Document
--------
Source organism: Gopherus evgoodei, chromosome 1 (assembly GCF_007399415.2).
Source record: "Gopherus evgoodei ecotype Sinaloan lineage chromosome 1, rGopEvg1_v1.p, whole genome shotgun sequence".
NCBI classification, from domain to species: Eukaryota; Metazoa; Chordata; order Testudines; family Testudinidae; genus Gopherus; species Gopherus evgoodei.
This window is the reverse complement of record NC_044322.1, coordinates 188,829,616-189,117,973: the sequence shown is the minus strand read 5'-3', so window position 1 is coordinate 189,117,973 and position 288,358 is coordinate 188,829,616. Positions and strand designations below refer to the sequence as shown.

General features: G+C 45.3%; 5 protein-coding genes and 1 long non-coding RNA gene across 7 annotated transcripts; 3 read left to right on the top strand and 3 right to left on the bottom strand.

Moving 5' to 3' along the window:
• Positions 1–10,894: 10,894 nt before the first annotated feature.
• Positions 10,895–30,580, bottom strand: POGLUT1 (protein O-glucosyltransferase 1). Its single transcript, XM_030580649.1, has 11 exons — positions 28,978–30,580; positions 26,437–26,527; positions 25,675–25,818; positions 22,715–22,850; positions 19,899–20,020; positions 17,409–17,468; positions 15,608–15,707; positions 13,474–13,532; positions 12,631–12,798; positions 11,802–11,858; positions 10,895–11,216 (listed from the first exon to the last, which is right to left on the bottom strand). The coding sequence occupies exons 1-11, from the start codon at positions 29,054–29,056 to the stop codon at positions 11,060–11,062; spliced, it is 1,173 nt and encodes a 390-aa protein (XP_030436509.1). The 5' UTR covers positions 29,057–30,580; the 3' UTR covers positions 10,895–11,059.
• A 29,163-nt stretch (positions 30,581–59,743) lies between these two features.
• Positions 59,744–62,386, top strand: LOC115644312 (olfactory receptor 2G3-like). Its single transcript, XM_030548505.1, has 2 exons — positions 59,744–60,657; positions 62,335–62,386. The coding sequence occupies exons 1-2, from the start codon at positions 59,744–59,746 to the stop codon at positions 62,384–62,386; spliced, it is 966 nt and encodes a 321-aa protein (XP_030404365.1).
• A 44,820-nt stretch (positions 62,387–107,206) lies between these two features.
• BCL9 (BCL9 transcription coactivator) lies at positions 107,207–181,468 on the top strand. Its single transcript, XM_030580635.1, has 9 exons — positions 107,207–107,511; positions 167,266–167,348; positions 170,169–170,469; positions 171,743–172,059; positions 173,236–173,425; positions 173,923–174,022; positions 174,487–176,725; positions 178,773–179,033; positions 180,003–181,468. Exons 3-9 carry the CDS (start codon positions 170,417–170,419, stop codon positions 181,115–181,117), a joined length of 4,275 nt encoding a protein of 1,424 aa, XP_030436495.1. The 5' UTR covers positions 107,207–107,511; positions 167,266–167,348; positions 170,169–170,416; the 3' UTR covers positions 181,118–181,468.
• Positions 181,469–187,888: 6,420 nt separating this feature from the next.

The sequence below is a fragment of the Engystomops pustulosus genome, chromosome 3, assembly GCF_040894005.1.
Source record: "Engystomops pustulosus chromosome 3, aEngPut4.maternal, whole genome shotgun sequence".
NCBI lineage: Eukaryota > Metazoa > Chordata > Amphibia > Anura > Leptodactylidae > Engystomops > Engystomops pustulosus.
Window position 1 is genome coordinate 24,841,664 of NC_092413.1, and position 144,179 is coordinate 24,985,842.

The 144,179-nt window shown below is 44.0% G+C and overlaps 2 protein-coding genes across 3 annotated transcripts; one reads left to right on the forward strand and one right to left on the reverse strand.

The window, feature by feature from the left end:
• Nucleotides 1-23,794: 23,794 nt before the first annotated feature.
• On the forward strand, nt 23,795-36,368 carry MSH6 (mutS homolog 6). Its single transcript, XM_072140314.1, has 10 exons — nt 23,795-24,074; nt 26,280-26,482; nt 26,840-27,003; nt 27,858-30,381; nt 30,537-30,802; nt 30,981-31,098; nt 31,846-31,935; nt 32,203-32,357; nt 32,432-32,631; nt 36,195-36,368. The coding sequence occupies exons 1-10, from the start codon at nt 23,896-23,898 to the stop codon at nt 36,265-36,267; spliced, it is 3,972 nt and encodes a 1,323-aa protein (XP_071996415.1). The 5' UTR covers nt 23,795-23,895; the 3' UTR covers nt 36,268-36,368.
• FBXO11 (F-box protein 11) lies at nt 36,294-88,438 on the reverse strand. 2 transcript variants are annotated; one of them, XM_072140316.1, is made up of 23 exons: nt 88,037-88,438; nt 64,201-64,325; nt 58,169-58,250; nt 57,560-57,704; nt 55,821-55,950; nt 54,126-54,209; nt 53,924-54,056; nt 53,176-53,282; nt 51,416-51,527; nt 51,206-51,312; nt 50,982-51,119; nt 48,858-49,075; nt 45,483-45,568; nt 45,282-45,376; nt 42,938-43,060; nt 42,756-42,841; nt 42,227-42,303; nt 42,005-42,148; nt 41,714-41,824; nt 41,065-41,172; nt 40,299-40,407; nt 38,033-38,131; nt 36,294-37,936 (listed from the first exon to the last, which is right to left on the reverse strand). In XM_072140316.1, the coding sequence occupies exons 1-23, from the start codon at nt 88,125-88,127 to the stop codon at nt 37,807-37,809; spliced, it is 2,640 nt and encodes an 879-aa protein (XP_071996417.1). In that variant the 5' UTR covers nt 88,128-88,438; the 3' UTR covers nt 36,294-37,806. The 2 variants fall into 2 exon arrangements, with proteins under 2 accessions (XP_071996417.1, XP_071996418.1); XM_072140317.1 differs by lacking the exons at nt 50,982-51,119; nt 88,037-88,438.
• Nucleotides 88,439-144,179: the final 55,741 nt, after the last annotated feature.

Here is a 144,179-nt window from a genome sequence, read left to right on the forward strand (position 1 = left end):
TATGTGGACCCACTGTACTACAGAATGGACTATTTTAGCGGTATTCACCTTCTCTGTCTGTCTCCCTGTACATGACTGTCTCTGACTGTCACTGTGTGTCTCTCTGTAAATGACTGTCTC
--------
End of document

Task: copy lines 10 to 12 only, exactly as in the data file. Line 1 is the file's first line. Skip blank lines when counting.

• Positions 59,744–62,386, top strand: LOC115644312 (olfactory receptor 2G3-like). Its single transcript, XM_030548505.1, has 2 exons — positions 59,744–60,657; positions 62,335–62,386. The coding sequence occupies exons 1-2, from the start codon at positions 59,744–59,746 to the stop codon at positions 62,384–62,386; spliced, it is 966 nt and encodes a 321-aa protein (XP_030404365.1).
• A 44,820-nt stretch (positions 62,387–107,206) lies between these two features.
• BCL9 (BCL9 transcription coactivator) lies at positions 107,207–181,468 on the top strand. Its single transcript, XM_030580635.1, has 9 exons — positions 107,207–107,511; positions 167,266–167,348; positions 170,169–170,469; positions 171,743–172,059; positions 173,236–173,425; positions 173,923–174,022; positions 174,487–176,725; positions 178,773–179,033; positions 180,003–181,468. Exons 3-9 carry the CDS (start codon positions 170,417–170,419, stop codon positions 181,115–181,117), a joined length of 4,275 nt encoding a protein of 1,424 aa, XP_030436495.1. The 5' UTR covers positions 107,207–107,511; positions 167,266–167,348; positions 170,169–170,416; the 3' UTR covers positions 181,118–181,468.